Five creative ways to use an umbrella in your photography
Try these techniques during your next shoot!
A shoot through umbrella is typically one of the first lighting modifiers photographers pick up. And while it’s easy to start with, it offers a bevy of creative opportunities once you begin to experiment. The folks at COOPH have put together a short YouTube video detailing five ways to use this everyday item as a creative tool during a photoshoot. The scenarios that they offer might not blow anyone’s mind, but if you are feeling a little uninspired as the year winds down, they might help push your brain into some creativity. Here is what COOPH suggests doing with that umbrella:
Strap a smoke bomb to the umbrella’s handle to create a portrait with a whimsical feel. If you’ve never worked with a smoke bomb before we’d recommend checking out our guide—although they can provide very cool effects in portraits, they can be a little hazardous. Make sure that you are shooting in an outdoor space that isn’t near anything that might catch fire. Also good to have some water on-hand so you can safely extinguish the bombs at the end of the shoot.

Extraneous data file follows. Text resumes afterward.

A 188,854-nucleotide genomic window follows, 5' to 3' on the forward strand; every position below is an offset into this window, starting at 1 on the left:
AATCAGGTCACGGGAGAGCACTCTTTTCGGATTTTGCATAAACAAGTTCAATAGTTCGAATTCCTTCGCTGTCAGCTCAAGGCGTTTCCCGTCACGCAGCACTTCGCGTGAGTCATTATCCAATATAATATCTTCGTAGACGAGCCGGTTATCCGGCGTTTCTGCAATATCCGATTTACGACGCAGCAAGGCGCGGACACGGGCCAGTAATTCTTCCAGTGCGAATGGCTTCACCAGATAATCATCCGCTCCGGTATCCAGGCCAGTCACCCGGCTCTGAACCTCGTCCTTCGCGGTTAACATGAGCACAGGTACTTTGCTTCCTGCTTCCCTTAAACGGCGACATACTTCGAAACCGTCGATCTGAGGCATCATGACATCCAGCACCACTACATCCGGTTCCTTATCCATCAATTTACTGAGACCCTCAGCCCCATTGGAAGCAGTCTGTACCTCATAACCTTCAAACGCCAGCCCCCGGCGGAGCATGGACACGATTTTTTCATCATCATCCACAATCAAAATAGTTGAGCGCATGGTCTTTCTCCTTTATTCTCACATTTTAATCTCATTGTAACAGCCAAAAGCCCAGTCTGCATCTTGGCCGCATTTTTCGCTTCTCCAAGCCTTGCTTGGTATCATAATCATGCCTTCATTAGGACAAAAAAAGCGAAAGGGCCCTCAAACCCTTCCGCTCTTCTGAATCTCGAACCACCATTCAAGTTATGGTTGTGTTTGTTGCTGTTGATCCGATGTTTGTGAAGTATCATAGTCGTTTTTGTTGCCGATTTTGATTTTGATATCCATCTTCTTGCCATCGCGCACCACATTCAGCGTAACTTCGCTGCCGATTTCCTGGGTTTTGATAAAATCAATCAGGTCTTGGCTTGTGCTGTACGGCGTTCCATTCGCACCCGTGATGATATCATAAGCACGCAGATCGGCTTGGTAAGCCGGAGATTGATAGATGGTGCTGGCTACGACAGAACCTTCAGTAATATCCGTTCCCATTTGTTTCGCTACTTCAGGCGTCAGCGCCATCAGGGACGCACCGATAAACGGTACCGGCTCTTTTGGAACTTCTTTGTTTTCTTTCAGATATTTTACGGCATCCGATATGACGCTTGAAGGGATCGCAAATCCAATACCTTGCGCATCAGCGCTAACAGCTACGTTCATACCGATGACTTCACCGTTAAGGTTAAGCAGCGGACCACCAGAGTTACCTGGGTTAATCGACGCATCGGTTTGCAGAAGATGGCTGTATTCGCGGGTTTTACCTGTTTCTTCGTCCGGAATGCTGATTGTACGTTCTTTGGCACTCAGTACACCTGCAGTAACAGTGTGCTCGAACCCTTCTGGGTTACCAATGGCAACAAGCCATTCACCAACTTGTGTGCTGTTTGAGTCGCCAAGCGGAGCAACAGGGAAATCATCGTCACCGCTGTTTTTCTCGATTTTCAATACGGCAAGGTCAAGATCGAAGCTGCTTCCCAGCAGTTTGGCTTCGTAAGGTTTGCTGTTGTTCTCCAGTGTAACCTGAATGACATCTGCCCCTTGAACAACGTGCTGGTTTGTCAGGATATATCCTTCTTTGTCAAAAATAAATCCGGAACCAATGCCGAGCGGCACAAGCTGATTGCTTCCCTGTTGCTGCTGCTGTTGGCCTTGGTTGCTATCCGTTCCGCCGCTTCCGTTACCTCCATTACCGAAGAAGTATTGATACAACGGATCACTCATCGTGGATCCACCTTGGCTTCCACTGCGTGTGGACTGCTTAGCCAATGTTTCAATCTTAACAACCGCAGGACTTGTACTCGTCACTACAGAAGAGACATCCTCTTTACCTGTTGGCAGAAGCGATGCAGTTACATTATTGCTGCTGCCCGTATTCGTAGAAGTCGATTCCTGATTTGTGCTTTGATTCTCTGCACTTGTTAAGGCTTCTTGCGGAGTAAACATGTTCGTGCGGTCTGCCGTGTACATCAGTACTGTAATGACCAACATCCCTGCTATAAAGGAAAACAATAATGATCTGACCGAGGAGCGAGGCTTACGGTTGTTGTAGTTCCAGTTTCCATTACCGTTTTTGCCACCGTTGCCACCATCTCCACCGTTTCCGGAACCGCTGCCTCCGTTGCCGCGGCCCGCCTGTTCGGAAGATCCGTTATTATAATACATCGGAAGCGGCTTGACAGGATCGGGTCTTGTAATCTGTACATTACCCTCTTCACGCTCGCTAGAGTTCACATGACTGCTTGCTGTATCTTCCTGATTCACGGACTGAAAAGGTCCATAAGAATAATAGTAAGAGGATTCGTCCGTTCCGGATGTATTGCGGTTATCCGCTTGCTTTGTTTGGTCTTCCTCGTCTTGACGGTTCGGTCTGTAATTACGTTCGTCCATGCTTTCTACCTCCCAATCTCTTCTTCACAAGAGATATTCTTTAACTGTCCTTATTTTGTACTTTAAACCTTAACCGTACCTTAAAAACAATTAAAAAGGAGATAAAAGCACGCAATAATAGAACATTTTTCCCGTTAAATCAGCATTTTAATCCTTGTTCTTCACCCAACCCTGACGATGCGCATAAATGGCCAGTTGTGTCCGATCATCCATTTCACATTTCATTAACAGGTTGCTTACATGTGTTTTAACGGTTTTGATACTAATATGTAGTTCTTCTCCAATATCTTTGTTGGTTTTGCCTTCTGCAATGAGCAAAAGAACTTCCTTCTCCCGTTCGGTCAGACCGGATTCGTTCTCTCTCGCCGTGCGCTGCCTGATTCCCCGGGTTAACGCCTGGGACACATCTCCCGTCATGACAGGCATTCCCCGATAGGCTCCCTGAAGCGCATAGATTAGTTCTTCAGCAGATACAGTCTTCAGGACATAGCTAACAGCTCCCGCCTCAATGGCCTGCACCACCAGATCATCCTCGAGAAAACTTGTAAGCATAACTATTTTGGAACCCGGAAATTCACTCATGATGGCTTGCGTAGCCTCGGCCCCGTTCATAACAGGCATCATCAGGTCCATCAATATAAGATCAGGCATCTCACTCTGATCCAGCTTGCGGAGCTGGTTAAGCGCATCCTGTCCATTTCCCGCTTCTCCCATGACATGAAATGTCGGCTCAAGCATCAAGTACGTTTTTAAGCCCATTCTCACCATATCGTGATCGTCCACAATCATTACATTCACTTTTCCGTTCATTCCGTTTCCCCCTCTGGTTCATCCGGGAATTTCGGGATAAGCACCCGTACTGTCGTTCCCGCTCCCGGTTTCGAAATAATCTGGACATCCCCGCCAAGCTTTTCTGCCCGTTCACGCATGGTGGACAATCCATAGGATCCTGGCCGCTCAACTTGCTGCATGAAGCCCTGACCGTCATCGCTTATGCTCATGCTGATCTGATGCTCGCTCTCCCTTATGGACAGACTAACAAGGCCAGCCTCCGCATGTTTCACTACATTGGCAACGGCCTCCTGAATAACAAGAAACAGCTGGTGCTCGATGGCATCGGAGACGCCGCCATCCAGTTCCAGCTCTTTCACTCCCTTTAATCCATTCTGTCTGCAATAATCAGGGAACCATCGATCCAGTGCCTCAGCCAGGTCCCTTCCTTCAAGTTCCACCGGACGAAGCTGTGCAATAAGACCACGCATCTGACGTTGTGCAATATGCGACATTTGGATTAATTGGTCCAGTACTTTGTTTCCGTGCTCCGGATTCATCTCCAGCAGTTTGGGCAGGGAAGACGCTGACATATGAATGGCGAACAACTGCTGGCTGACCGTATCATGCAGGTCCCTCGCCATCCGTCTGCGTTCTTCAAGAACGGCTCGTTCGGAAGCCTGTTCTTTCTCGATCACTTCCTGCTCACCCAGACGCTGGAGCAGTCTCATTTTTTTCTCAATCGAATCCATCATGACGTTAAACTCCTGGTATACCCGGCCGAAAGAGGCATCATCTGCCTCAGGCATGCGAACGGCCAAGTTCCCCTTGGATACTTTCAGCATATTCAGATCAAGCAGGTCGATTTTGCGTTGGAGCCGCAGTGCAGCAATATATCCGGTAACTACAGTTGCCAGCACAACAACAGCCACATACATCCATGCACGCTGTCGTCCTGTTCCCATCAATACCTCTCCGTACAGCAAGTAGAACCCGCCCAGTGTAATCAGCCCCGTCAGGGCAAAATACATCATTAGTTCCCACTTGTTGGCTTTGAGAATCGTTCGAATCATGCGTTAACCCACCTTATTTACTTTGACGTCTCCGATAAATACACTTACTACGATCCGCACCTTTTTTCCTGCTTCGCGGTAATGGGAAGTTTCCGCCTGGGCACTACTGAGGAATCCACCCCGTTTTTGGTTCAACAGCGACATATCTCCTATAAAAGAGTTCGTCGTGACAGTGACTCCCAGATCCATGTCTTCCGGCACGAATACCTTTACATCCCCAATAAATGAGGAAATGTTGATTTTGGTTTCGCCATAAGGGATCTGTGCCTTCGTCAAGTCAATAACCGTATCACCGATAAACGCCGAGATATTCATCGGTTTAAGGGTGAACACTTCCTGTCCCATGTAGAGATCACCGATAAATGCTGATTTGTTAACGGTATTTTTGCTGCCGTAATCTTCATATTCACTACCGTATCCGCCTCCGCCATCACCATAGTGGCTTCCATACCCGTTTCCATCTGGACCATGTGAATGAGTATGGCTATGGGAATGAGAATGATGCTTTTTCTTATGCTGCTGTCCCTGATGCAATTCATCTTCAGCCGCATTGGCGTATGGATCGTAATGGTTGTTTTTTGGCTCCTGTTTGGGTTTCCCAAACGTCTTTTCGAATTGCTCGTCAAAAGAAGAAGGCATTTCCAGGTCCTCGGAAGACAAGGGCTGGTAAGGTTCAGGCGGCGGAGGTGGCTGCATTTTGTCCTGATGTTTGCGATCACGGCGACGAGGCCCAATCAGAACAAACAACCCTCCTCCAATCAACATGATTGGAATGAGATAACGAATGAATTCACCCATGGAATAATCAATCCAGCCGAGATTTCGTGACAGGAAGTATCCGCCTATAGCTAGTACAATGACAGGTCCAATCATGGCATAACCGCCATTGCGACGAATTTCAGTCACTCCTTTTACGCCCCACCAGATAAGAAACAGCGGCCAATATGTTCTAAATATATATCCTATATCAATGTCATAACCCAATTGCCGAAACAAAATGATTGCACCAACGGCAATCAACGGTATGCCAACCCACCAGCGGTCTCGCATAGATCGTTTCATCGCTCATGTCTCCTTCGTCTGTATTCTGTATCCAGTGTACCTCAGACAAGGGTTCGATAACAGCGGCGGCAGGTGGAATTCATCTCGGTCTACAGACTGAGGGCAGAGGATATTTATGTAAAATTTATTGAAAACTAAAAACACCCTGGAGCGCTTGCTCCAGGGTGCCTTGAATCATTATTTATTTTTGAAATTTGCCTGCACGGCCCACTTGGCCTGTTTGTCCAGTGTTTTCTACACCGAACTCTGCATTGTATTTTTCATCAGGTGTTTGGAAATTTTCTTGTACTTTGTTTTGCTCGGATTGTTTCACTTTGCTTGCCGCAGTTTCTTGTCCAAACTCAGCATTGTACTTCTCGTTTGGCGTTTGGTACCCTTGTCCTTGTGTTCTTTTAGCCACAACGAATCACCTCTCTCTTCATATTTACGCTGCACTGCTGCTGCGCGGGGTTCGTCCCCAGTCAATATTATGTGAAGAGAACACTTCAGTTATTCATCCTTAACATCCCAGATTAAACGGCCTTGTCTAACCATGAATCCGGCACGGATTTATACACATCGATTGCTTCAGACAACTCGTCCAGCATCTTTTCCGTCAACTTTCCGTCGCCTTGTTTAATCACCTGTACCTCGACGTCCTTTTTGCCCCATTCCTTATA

DIY Light Source
Transform a standard umbrella into a reflective umbrella by covering it with aluminum foil and attaching a speedlight inside and using it as a beauty light. You can also tape fairy lights inside of your umbrella and use those as the primary light source.
Use gaff tape to create patterns and shapes on a clear umbrella to create a moody portrait.
This is the most typical use of an umbrella on a shoot. A white umbrella will brighten highlights and give you very even lighting, a black umbrella will add depth to your shadows, while colorful umbrellas can be used to play with the color of the light, similar to what you would do with gels.
Use a drone or a high vantage point to capture an overhead scene. Use the umbrellas as the focal point of the picture, or as a way to frame an interesting subject.
If nothing else, the video is a great reminder that you don’t have to spend a ton of money when it comes to DIY photography projects.